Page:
Can open innovation stimulate critical improvements and breakthroughs that will provide direct benefits to the world? In recent years, many organizations have turned to open innovation to solve their toughest challenges and address their R&D needs.
The use of crowdsourcing to identify new ideas or to focus on complex situations is not only embraced by small startups and businesses but increasingly by well-known global organizations that are happy to admit that they don't always know all the answers.
In fact, NASA is one of the organizations leading the way with this forward-thinking crowdsourced innovation. In this Q&A, Amy Kaminski, program executive for Prizes & Challenges at NASA, explains both the opportunities and challenges of using open innovation methods such as challenges, prize competitions, and crowdsourcing to find solutions to tough research problems and to accelerate innovation within the space agency.
Clive Reffell: Where did the idea to begin crowdsourcing come from, from the top of NASA or a several rungs down? If it started somewhere other than at top level was there any resistance, perhaps linked to feelings of somehow losing an element of control?
Amy Kaminski: Crowdsourcing has become a tool for innovation at NASA in an organic fashion. No single office, organization, or individual at NASA can claim to have started its use within the space agency. NASA program managers and public outreach specialists as well as NASA-funded researchers across each of our locations and fields of interest have independently "discovered" crowdsourcing to address their R&D and outreach needs.
The greatest challenge the use of crowdsourcing methods at NASA has endured is in their relative newness and lack of familiarity within most of the agency. Crowdsourcing involves opening up the R&D participant base, which introduces uncertainty even while opening new and exciting possibilities. So it takes some discussion and sharing of success stories to convince people within NASA why they should take a chance and spend some of their precious, limited resources trying a new way to meet their goals.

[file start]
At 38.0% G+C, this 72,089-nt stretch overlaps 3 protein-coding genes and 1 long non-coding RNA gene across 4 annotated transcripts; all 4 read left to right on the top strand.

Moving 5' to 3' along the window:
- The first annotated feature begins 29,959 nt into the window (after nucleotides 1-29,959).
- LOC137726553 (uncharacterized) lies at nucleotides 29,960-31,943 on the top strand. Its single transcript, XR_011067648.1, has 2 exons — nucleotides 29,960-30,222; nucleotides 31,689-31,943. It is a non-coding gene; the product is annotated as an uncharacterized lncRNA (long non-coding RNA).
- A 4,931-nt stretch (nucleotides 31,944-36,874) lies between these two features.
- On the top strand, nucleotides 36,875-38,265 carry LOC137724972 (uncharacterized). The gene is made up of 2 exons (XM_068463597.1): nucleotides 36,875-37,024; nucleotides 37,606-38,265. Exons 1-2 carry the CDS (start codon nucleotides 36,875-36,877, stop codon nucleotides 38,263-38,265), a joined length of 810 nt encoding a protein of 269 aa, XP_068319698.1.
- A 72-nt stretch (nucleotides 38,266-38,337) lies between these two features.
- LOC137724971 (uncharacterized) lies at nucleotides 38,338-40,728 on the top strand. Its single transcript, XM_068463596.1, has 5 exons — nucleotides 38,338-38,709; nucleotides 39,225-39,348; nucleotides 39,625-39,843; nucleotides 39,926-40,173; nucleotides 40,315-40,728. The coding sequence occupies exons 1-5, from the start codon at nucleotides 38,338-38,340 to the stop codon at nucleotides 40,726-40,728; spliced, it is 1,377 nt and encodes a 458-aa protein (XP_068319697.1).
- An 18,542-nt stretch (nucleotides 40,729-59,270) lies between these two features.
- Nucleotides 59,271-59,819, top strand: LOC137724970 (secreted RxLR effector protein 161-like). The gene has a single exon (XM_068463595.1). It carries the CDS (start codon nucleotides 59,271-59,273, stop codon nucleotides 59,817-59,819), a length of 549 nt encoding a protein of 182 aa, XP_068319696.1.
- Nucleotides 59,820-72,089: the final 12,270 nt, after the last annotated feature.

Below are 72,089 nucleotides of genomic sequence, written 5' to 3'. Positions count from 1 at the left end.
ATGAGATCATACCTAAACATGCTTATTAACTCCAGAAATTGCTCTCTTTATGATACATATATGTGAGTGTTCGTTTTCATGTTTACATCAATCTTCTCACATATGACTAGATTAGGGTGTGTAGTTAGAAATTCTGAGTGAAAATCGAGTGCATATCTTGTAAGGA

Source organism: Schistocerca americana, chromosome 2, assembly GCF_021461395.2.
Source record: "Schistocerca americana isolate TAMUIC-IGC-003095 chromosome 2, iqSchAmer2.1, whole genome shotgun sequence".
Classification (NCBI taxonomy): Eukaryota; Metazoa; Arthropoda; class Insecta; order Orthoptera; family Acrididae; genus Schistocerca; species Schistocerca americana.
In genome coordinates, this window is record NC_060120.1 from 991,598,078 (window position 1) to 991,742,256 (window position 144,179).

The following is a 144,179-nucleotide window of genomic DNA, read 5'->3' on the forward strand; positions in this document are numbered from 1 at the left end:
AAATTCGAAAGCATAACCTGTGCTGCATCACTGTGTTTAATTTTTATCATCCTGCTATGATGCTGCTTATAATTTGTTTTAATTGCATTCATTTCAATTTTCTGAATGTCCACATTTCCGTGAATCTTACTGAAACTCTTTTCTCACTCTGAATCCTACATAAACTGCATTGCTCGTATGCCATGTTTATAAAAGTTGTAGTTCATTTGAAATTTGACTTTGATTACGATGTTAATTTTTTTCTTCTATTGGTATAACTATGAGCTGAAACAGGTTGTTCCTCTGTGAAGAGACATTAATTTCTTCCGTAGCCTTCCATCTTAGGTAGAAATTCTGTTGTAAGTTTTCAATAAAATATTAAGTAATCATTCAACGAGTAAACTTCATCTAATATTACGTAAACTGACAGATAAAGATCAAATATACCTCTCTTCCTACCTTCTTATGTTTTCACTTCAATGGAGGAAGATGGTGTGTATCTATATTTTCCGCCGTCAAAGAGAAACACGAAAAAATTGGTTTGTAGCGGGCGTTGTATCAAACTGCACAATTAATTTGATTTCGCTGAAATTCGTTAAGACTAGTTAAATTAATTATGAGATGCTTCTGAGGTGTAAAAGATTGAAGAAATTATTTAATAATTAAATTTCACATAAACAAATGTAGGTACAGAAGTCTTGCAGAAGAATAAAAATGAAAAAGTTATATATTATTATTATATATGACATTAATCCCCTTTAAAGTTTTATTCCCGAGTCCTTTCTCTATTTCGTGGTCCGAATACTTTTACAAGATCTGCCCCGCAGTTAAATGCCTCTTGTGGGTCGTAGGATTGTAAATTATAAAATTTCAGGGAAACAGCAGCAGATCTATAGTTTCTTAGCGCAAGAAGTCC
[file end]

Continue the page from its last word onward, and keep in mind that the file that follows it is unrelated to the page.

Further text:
It's not uncommon for people in commercial organizations to feel that commanding large budgets is a status symbol. Given the challenges/competitions can result in solutions that cost a fraction of what they might previously have done, do some people feel the process a threat as it reduces their perceived importance?
I haven't ever heard of this being an issue at NASA. R&D resources within NASA are limited and closely monitored by program managers to ensure they are spent wisely. Achieving goals as efficiently as possible is looked upon favorably. Several NASA citizen science projects and prize competitions have demonstrated the value of crowdsourcing to meet this end.
How important/valuable is it that the competition process appears to produce solutions not only cheaper but faster than would have been previously expected?
The importance of cost savings and speed of arriving at a solution or research achievement depends on the desires of the crowdsourcing project owner. In some ideation challenges, solutions are solicited for technology concepts that will then take years until they are ultimately implemented. The goal of some citizen science projects is to extend or expand a researcher's "team" to speed up the ability to analyze huge volumes of data.
Three of the finalists in the current Space Robotics Challenge are non-U.S., from Japan, Spain and Canada. Are the state security agencies and any other stakeholders all ok with the idea of NASA projects potentially being awarded to non-U.S. entrants?
Non-US citizens are permitted to participate and be recognized as winners but are not eligible to receive any cash awards from NASA.
In order to be eligible to win a NASA prize, a team must be comprised of at least 51 percent citizens or permanent residents of the United States. In order to be eligible to win a NASA prize, individual entities participating must be incorporated in and maintain a primary place of business in the United States.
Join us at our next Crowdsourcing Week Summit D.C. in Washington on June 15, to discover more about the latest open innovation initiatives at NASA and to connect with leading crowdsourcing practitioners such as Amy Kaminski. Click for more event details and ticket registration. We hope to see you there.
All images courtesy of NASA